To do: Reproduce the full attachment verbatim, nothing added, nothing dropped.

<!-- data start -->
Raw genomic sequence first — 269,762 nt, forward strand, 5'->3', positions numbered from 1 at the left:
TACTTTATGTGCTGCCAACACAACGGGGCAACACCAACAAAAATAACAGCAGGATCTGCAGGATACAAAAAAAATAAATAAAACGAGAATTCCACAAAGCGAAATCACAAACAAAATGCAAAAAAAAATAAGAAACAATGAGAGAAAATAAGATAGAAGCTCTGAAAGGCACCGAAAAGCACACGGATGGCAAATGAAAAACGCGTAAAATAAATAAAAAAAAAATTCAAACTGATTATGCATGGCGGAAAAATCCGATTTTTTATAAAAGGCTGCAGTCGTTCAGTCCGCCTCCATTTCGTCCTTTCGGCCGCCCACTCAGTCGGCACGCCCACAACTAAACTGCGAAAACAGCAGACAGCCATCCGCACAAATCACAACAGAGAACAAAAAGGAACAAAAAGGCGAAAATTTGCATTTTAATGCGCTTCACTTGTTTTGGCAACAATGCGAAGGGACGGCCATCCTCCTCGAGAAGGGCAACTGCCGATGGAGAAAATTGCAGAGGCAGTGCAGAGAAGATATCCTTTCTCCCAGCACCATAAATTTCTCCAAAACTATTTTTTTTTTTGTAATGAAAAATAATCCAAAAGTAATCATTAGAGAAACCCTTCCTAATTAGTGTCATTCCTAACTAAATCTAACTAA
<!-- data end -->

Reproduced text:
Raw genomic sequence first — 269,762 nt, forward strand, 5'->3', positions numbered from 1 at the left:
TACTTTATGTGCTGCCAACACAACGGGGCAACACCAACAAAAATAACAGCAGGATCTGCAGGATACAAAAAAAATAAATAAAACGAGAATTCCACAAAGCGAAATCACAAACAAAATGCAAAAAAAAATAAGAAACAATGAGAGAAAATAAGATAGAAGCTCTGAAAGGCACCGAAAAGCACACGGATGGCAAATGAAAAACGCGTAAAATAAATAAAAAAAAAATTCAAACTGATTATGCATGGCGGAAAAATCCGATTTTTTATAAAAGGCTGCAGTCGTTCAGTCCGCCTCCATTTCGTCCTTTCGGCCGCCCACTCAGTCGGCACGCCCACAACTAAACTGCGAAAACAGCAGACAGCCATCCGCACAAATCACAACAGAGAACAAAAAGGAACAAAAAGGCGAAAATTTGCATTTTAATGCGCTTCACTTGTTTTGGCAACAATGCGAAGGGACGGCCATCCTCCTCGAGAAGGGCAACTGCCGATGGAGAAAATTGCAGAGGCAGTGCAGAGAAGATATCCTTTCTCCCAGCACCATAAATTTCTCCAAAACTATTTTTTTTTTTGTAATGAAAAATAATCCAAAAGTAATCATTAGAGAAACCCTTCCTAATTAGTGTCATTCCTAACTAAATCTAACTAA